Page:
Backyard Chickens, part 15 (What to do when your birds eat their own eggs)

October 25, 2011

Raising Chickens

chickens that eat their own eggs

Most of the time, if your poultry has appealing nesting boxes, they will contentedly leave their gifts for you and go about their business scratching for insects and seeds, bathing in the dust, etc.  Occasionally, one or two will develop a very bad habit of eating eggs.

How does this happen?

It usually starts with something as innocent as accidentally breaking an egg and then investigating it.  If the ladies get short on calcium (either because they choose not to eat their lay ration or their free choice crushed oyster shell runs out), the shells of the eggs may get thin and not support the weight of one of the heavier hens using the box.

The hen pecks at the contents running out the shell and quickly determines it to be delicious and nutritious.  It sounds cannibalistic, doesn’t it?  It’s not really and birds know a good thing when they find it too.

At this point, the problem can still be corrected usually.  Chickens are not very bright and if it’s a one time event, they may forget about it or never make the connection.  You may find a crushed egg with some of the contents coating it.

The real issue is if it happens more than once to the same bird.  She will begin to make the connection to the delightful contents when she sees the eggs other birds lay.  She will eventually peck any she finds to get into them.  Often you will not know it has even happened for a while, because she will usually eat the eggshell also.

Before long, you have a big problem.  Others will observe this and begin fighting over the eggs even if there is only the one who has figured out how to get into them.  In no time, your chickens are recycling all their own eggs!

How do I know if I have this problem?

If you notice a decreased number of eggs ( or none) for several days in a row and it’s not molting time, suspect you have a villain in the crowd.  When you feed them and can get them close up, check the feathers around the head and neck.  If they appear stiff or splattered with yellow, you have probably found the culprit(s).  Buff Orpingtons are the hardest to tell since their feathers are the same color as the yolks.

What to do?

Our experience has been that once a chicken is a confirmed egg-eater, she never reforms.  She is destined for the soup pot.  When this has happened in our flock, it seems to always be Buff Orpingtons or White Rocks, possibly because they are some of the heavier birds.  We have one of each breed awaiting their date with dumplings right now.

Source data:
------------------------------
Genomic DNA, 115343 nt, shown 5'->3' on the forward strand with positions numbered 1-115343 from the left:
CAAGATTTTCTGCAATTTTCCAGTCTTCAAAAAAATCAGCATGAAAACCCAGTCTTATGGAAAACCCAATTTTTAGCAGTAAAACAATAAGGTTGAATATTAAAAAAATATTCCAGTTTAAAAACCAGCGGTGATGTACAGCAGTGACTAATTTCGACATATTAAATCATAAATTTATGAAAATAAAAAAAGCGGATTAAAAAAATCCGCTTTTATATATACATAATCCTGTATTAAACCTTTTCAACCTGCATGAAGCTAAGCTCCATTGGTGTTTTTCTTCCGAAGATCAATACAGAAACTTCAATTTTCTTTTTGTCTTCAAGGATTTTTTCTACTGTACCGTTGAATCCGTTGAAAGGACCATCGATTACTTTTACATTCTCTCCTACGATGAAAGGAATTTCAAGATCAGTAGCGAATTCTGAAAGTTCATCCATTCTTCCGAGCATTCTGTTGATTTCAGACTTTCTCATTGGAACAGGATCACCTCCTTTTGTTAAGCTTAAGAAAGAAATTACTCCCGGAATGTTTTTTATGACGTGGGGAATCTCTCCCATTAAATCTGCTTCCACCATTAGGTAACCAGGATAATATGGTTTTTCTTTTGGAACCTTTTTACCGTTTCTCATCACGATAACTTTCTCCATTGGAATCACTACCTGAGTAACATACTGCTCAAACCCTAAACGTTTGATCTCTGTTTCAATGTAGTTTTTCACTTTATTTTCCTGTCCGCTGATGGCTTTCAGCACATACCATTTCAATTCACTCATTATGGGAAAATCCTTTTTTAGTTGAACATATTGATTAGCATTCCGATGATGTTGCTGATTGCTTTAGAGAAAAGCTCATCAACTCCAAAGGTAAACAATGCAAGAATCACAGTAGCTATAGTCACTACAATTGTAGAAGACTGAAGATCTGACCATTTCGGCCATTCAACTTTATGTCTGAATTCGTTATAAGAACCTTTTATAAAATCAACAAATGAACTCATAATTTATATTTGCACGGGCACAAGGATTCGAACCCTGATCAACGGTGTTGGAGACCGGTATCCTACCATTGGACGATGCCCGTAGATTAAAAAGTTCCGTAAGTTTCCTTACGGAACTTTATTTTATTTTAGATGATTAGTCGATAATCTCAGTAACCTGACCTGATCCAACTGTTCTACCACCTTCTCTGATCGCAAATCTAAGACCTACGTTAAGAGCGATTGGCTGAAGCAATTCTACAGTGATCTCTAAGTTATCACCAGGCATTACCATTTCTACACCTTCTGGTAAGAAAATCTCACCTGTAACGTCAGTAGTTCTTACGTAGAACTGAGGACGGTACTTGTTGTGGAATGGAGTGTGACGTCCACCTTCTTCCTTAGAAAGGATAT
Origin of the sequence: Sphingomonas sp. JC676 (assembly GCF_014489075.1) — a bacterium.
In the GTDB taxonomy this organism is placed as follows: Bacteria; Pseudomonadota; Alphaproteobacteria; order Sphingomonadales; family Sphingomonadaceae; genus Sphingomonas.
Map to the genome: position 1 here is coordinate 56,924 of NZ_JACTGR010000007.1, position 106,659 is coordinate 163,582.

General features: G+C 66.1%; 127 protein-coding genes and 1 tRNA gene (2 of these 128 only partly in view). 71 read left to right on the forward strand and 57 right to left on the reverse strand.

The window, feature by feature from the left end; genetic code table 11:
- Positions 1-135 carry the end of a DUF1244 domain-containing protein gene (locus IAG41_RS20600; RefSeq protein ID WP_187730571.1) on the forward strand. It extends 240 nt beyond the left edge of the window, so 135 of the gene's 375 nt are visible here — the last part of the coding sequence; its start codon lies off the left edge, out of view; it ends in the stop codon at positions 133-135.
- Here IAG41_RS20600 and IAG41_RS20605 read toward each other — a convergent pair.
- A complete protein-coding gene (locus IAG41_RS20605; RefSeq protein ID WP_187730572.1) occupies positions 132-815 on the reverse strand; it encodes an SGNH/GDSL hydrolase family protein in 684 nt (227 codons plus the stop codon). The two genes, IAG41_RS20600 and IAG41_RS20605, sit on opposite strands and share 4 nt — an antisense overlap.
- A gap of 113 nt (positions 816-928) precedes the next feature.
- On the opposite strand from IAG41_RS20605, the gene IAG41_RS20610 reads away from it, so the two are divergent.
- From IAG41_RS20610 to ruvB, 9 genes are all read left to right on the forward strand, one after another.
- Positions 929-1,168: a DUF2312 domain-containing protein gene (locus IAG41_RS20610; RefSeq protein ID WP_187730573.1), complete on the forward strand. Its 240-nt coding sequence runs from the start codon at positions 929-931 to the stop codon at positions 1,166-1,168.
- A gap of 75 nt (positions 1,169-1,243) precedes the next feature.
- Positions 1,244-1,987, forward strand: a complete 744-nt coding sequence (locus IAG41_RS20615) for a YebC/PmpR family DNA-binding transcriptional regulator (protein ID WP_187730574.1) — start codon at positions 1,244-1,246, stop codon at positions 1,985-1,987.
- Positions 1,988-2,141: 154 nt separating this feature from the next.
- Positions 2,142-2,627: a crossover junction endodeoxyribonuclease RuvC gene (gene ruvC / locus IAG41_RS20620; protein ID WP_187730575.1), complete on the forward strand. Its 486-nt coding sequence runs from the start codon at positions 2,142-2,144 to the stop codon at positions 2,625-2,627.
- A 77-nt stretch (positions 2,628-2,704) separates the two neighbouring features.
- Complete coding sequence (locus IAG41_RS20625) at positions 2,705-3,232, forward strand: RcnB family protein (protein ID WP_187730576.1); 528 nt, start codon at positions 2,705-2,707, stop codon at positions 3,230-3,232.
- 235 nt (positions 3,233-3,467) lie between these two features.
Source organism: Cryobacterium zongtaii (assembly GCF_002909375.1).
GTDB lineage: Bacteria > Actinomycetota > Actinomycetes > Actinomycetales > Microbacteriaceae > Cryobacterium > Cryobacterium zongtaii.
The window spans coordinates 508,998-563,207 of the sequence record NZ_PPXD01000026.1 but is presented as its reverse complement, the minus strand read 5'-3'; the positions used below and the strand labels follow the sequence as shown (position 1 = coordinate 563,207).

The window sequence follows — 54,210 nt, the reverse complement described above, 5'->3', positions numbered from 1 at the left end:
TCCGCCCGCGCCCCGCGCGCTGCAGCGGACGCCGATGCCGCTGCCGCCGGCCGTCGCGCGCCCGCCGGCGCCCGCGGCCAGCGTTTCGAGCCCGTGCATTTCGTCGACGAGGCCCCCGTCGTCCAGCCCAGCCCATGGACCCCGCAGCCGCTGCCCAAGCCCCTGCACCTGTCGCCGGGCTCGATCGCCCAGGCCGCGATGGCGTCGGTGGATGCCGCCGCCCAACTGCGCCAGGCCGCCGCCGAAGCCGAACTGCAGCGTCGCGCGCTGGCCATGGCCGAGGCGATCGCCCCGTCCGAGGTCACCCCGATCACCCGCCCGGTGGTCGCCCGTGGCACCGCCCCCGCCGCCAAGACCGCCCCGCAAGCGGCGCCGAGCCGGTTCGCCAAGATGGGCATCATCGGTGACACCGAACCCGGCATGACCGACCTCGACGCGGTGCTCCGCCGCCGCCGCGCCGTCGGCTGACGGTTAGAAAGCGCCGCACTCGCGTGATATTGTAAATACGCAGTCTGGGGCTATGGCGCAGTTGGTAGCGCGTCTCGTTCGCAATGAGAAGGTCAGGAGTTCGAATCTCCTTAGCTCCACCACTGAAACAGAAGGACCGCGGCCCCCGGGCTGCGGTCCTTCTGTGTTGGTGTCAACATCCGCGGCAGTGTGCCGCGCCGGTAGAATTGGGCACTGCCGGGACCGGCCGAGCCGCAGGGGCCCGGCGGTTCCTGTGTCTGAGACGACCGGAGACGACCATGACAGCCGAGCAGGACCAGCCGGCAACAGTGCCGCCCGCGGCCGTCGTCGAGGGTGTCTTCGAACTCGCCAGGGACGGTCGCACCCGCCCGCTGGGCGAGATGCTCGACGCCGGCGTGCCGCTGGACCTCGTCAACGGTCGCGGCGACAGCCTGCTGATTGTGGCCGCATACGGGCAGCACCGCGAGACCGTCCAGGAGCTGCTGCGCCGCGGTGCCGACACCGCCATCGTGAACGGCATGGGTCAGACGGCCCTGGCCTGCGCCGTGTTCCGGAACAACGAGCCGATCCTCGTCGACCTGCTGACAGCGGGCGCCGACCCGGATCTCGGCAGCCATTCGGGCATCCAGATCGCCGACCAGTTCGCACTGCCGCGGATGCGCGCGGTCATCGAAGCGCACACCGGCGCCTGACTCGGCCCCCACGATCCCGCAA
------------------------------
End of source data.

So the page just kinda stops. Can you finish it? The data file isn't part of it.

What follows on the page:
Some people claim you can break a chicken of this habit by “blowing out” an egg and refilling it with cayenne.  The hen is supposed to be cured when she pecks into that one.

Other people say that frustrating her with ceramic or wooden eggs will do it.  We haven’t found success that way.

Prevention is the way to go

As the saying goes, an ounce of prevention is worth a pound of cure.

  1. The best things you can do to prevent the problem from ever happening is to collect eggs at least twice a day.  I realize this can be hard, especially if you are working away from home.  The shorter amount of time they have with the eggs, the cleaner they will be and the the less opportunity they will have to develop this habit.
  2. Crowded birds are more likely to eat eggs also.  If you are having this problem in a coop or “chicken tractor,” consider reducing the number inside.
  3. Be sure your birds have enough food and a variety of things to peck at.  For example, if they are on grass with bugs and greens to scratch for, they are less likely to turn to eggs.

A final note-  this habit is not limited to chickens.  We have raised different breeds of turkeys for years.  Most of our flock was sport-killed in a matter of minutes last year even though they were “safely” within their portable coops.  A pair of dogs (pit bulls or mixes from their appearance) tore the pens apart.

After all that effort and expense, we were left with one breeding trio.   (In some future post, maybe I can tell about our experiences raising turkeys).  Turkeys are not the prolific layers that some other kinds of birds are, so I didn’t notice right away.  Eventually, Joe and I compared notes and determined that neither of us had gotten any turkey eggs in a while.  Then one day, I caught them in the act of eating one.  These were older birds that had produced our fertile hatching eggs, so they were not young and tender anymore.  Now we have 28 quarts of turkey soup!

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